Should There Be a Ban in a Fashion Show
I don’t see valid reasons to ban it. Okay if its children getting. Though most of the viewers of fashion TV watch it for other reasons there are genuine fashion watchers in India its a passion and profession for them its like an art for them though most of us don’t treat. Huh? Ban? What ban? I haven’t watched ftv for over 2. 5 yrs now; I just went and surfed the channels to see if it is still there. Ya, it is. Some model in a clay face walking down a ramp, and cool music Ban on Fashion TV justified? Well let me start by telling the people who think fashion TV should be banned, here are some other things you can ban 1.
Wrestling it has violence and sex — ban it 2. In a pretentious Indian society there lived three persons called Mr. Red, Mr. Blue and Mr. Green each have different opinion about ban in Fashion TV. Mr. Red is a bachelor from lower middle class family. A small point before I start. I am totally unaware that Fashion TV has indeed been banned! Am writing this, assuming it has!! The question is, whose point of view are we debating here? Let’s look at. It’s been long since we have bans on things … Now its F-TV next time it’ll e your mobile phone just because someone overheard your sensual conversation with your wife…. Justifying the channel. I wonder why it should be difficult to make judgments about to ban nudity or not. Those people who support FTV claim that it’s somewhat similar in khajuraho, so why don’t we do the same?? — Question. >do. Banning Fashion TV is like banning sex! It’s just not possible! Sex has been around a long time, and if our ministers who have more than 11 children have to be believed, it will carry on being around, I don’t Know how much this review of mine is justify.
FTV is a channel that is relaxing & that does not require any continuity to watch you can see it when ever you. He banning of ftv is useless. there is so much that we should ban on like HBO AXN and all foreign channels… why only catch hold of ftv. Because things are lilmore straight forward in that channel. Cum on. Fashion TV is a channel that depicts the latest fashion around the World It brings styles and dressings of the rich and the famous people It includes designs of well known designers that Princess Diana. Three models have been sent home from Spain’s top fashion show after being rejected as too thin.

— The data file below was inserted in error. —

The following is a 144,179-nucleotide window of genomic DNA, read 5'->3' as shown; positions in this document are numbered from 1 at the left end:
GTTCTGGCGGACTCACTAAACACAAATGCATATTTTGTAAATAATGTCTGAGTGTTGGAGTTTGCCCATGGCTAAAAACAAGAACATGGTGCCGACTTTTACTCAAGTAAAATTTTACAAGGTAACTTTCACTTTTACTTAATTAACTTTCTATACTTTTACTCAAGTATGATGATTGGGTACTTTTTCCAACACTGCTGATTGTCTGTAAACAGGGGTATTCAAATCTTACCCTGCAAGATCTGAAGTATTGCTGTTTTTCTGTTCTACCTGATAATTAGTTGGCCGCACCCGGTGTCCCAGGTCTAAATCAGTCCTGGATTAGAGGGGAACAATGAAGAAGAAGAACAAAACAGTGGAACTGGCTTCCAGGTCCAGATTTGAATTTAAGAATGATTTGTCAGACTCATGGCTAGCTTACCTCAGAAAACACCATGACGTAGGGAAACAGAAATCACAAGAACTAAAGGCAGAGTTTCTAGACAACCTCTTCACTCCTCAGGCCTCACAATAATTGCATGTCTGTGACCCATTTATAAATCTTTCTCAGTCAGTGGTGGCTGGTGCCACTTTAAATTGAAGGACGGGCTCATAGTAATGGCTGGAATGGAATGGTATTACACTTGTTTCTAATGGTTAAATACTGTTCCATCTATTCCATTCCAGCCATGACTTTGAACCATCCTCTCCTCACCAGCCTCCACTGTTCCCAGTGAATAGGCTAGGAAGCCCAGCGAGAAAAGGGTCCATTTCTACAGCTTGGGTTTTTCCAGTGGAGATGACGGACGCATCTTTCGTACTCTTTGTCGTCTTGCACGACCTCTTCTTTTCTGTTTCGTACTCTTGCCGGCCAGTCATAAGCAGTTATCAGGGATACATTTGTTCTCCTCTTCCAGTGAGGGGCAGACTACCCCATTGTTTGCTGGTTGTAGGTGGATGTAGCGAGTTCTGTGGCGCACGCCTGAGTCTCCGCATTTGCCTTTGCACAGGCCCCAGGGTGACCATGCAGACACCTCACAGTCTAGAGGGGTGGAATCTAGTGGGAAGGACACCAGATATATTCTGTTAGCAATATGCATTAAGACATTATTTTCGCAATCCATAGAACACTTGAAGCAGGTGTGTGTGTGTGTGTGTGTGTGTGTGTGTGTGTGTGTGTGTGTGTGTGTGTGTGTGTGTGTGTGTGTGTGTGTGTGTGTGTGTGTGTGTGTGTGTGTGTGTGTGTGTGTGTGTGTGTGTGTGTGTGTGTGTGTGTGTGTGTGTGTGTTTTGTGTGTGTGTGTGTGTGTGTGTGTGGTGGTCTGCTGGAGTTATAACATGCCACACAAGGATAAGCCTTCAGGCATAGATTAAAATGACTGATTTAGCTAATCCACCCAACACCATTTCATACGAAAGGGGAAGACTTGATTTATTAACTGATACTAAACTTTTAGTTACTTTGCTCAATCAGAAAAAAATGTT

The week-long Cibeles show in Madrid, which started yesterday, bans models with a body mass index (BMI) of less than 18, believing them to set an unhealthy ideal for teenage girls. The three models rejected by the organizers had a BMI of less than 16. “A BMI of 16 is extremely low,” said Susana Monereo, a nutritionist and endocrinologist who weighed the 70 models due to appear at the show. Organizers refused to name the models, and said that they were not necessarily in danger. “Their health might be OK, but their appearance is extremely thin,” Dr Monereo said. She said initially that the three rejected models were all British.
But organizers backtracked quickly, saying the doctor had mistakenly assumed that the models were British after hearing them speak in English. A spokeswoman said: “In fact, they were of Italian, French and Polish nationality”. The fashion show barred models it deemed to be excessively skinny from its catwalks in September 2006. The move, which was copied in Milan and elsewhere, was triggered by concerns for models’ health, and that anorexia was being encouraged among teenagers. Several models died from starvation in 2006 in Brazil and Uruguay. The London Fashion Show has not followed Madrid’s lead.
Many in the British fashion industry fear that top models might go else where if they are forced to step onto the scales or to fatten up for the cat walk. The British Fashion Council made a series of recommendations last September, including a ban on using girls under 16 years of age. Models will also be required to present a medical certificate of good health from September next year. The World Health Organization defines a BMI below 18. 5 as underweight. Spain has taken the lead on the so-called “size 0” debate, even asking high street shops to stop using unrealistically thin dummies.